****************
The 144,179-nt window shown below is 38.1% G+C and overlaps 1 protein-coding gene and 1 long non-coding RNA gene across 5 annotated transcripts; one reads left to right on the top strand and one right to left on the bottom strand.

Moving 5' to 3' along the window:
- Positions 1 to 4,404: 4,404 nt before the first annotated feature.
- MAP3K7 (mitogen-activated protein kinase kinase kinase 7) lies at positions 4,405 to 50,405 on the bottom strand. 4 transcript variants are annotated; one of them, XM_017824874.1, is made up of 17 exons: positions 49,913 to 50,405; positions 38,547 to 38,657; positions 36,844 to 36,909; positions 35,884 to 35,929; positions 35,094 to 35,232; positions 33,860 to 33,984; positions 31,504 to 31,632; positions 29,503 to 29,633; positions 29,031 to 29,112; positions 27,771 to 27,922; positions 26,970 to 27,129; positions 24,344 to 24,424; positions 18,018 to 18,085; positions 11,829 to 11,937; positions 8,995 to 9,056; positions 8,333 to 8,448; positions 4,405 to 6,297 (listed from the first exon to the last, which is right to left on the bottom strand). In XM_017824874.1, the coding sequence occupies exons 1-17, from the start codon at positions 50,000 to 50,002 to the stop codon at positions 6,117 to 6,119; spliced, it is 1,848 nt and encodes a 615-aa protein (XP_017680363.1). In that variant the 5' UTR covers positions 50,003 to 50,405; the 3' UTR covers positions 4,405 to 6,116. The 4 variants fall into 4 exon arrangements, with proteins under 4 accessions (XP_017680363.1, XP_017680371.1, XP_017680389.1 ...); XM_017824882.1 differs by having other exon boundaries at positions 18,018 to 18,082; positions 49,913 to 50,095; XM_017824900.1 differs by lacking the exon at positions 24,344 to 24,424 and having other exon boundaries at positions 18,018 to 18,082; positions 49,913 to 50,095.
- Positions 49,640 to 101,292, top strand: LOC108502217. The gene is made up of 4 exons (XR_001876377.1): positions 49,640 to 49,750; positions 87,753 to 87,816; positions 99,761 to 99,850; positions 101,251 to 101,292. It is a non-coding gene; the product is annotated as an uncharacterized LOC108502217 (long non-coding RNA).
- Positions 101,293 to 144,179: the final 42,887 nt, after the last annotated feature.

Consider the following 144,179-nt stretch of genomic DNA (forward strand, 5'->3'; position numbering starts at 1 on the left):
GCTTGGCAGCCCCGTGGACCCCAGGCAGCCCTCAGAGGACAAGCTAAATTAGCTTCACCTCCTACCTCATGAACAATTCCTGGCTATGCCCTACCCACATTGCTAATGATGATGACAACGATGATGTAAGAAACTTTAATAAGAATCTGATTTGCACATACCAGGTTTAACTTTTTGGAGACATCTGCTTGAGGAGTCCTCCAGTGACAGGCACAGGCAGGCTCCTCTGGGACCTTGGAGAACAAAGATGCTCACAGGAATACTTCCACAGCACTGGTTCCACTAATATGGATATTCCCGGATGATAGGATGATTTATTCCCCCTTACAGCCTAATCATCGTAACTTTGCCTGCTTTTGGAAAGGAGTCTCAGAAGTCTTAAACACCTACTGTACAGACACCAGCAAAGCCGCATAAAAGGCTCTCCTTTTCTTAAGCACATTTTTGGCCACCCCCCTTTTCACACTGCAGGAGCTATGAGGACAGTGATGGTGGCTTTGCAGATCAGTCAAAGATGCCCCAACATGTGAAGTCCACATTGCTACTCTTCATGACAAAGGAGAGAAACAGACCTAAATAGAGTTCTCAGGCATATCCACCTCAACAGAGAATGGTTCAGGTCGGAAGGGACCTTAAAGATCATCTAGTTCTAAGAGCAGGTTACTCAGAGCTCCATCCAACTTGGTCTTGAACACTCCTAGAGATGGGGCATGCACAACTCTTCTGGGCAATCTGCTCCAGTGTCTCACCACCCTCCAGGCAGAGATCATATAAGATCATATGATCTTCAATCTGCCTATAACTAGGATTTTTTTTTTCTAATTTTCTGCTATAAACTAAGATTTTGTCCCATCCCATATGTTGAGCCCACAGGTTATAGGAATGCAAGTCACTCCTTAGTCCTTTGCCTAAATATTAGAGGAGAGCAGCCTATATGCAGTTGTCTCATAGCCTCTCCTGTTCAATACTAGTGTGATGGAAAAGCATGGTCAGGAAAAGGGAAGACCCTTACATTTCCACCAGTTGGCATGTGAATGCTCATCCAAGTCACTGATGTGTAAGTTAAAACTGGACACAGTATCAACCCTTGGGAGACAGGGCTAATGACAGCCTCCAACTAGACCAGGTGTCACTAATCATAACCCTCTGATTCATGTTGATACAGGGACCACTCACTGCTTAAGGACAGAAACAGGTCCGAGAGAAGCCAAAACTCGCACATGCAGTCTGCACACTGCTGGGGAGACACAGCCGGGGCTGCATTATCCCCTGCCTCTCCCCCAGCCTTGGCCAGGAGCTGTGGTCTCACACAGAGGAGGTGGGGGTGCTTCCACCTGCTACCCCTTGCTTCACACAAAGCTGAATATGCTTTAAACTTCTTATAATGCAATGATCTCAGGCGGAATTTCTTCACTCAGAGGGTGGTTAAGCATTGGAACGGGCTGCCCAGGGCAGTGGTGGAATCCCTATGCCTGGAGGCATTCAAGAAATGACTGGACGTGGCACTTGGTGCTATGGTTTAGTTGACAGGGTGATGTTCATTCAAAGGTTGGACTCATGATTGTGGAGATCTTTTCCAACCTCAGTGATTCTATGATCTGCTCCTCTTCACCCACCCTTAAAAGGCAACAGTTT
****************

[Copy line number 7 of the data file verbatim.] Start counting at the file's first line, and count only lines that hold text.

Consider the following 144,179-nt stretch of genomic DNA (forward strand, 5'->3'; position numbering starts at 1 on the left):